Last week, Thursday I had my usual appointment with my counselor except this appointment did not end the way they usually do. It ended with me being escorted to the hospital per my counselor’s suggestion. To an empty hospital room with a glass wall so I could be watched at all times.
While I do still maintain this was not exactly necessary, I was hospitalized for suicidal ideation.
I had told my counselor that I suddenly had zero motivation, finding tasks like getting out of bed impossible and that I felt hopeless. I skipped all of my classes on both Monday and Tuesday (something I’d never do) and was not taking care of myself. On Tuesday I was so upset with my sudden change in temperament and inability to attend class that I decided to drive for a little to get away. While driving I decided I was going to let go of the wheel and didn’t care what happened.
But that isn’t completely true, I wasn’t completely apathetic. I knew that it would be traumatic for anyone driving behind me, it could potentially only damage my car which would result in more things for me to pay, and I knew it was stupid because it was an overreaction to the circumstances.
Regardless, my counselor still thought it best to hospitalize me. Until the moment she suggested I go to the hospital, I hadn’t realized how serious that drive could’ve been. I did not realize what I had almost done. This realization is what caused me to agree to go, I figured maybe I could use some help.
While waiting for the cab to take me to the hospital, my counselor called my mom to inform her of what was going on. That was the hardest moment of the day, I started bawling hearing her tell my mom the details we discussed. My mom immediately told my counselor that she was driving up and would meet me at the hospital. After the phone call, it was time to go.
The ride to the hospital was silent besides the music softly playing on the radio. It had been so long since I had ridden in the backseat of a car and been able to stare out the window, it reminded me of when I was a kid and would imagine lives for all the people we drove by. The whole experience was beginning to feel surreal. I kept asking myself, “is this really my life?”.
My time in the hospital was a blur of doctors and nurses, all repeatedly asking me if I was feeling okay and reminding me of how happy they were I had come in. The empty room and glass wall made me feel like an animal locked in the zoo, something for passerby to gawk at.
It was much more pleasant when my parents arrived, however, I felt so embarrassed of the circumstances they were visiting on. They kept me company and were there when the nurse delivered the verdict of inpatient therapy in the Behavioral Therapy Unit of another nearby hospital. I was absolutely shocked. I was under the assumption that I would be there long enough to be evaluated and maybe have my meds switched, not be placed under care elsewhere.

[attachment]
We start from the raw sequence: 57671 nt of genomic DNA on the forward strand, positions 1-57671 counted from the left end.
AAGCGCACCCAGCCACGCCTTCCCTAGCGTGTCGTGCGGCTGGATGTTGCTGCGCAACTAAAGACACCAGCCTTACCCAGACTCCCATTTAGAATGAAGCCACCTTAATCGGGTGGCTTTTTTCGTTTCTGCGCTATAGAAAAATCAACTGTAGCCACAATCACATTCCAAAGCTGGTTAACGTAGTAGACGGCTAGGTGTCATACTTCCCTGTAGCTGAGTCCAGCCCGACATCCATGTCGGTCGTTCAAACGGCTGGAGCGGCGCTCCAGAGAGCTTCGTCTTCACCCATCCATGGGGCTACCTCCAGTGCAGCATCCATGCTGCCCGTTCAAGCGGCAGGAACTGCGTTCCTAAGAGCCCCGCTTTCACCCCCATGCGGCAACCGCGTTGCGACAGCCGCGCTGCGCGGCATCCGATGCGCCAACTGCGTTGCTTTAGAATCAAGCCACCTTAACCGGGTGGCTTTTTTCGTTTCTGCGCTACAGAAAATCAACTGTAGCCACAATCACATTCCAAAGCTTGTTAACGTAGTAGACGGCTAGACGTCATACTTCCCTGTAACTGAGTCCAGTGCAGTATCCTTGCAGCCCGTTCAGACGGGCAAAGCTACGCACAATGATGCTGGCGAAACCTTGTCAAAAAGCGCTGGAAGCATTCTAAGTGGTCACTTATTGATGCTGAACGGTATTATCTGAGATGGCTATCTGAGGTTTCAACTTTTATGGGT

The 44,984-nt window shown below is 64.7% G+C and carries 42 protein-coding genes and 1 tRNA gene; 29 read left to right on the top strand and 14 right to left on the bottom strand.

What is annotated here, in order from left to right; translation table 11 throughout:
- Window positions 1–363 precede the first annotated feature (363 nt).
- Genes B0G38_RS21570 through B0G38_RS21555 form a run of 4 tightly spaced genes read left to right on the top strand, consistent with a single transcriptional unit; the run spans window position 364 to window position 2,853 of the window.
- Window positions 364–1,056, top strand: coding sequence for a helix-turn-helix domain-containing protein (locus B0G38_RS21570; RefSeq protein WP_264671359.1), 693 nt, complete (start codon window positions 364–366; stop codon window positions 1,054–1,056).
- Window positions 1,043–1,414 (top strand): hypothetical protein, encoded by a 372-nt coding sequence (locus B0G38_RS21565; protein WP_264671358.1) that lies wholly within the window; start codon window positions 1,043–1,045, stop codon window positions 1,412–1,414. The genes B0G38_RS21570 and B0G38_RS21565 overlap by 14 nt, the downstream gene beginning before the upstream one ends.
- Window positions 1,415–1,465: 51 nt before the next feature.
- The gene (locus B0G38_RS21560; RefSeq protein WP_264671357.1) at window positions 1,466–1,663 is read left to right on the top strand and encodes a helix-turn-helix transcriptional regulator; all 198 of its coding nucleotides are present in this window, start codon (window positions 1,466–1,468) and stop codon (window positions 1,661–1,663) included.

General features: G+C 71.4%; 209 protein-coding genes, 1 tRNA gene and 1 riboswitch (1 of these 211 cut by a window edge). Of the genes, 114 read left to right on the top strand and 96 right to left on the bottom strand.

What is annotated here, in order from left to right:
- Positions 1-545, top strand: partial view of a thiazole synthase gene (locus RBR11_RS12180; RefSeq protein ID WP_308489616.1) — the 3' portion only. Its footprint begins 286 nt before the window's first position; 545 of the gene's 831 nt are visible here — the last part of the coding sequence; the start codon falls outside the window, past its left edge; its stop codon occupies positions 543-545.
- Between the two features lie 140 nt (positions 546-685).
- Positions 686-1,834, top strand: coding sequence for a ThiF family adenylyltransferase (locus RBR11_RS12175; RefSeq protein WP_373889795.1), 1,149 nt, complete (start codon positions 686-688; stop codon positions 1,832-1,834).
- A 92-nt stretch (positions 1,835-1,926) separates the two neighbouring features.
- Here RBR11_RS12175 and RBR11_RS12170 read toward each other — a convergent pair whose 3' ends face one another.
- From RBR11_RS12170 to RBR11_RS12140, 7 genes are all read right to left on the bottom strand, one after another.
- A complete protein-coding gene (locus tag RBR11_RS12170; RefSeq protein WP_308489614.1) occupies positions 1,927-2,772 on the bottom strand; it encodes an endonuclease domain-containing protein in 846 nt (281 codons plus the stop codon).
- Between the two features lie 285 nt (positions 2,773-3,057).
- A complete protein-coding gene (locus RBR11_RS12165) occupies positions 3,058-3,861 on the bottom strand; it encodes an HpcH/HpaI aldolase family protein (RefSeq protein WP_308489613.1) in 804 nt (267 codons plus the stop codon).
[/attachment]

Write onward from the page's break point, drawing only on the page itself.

While I cannot give too many details of where I was or what it was like there, it made me feel as though I were in a prison. The room was devoid of anything you could even consider hurting yourself with and all the cabinets were locked, even the bathroom door. If you needed access you had to ask a nurse to unlock it and they would lock it up when you were done. My purse and its contents, including my phone were locked away as well and I was told I’d receive them upon discharge. I wasn’t even allowed any clothing or shoes that had string on them because it was considered dangerous. I was under constant video surveillance and staff frequently checked in on me.
One thing that really struck me about the room and bathroom was the lack of mirrors. I was already struggling without having my phone to look at but now I didn’t even have a way to analyze my imperfections. I thought I had been doing well compared to how I was before but being in this space made me realize how often I look in the mirror.
There was nothing to do for the first 3 hours so I napped and until my parents arrived for visiting hours. They were kind enough to bring me changes of clothes, a book, cards, and some nice snacks. They made the time much more bearable considering how overwhelmed and lonely I felt upon arrival. My partner also came and helped lighten the mood by joking about how I should scare the nurses by playing Blackjack with 2 imaginary opponents. It was nice to be surrounded by people who weren’t wearing scrubs.
Their presence helped relax me but I anxiously watch the clock tick closer to when they had to leave. My only connection to the outside was a phone much like the house phone my parents had when I was younger, only able to make and receive calls. They all promised to call the next day and honestly that is what got me through the night.
I was so scared and anxious that night, I woke up almost every hour until morning arrived. I couldn’t believe what I had gotten myself into. However, I knew that if I wanted to leave then I had to give this place an honest effort.
The next day passed slowly, I attempted to make time fly with games of solitaire and endless episodes of reality TV. I had to speak with several staff members about why I was there and what I’ll do in the future, by the fourth person I felt like I had my answers memorized. I met with a doctor whom I told that I had only experienced these sudden changes after having my medication dose increased so he determined it was best to switch medications.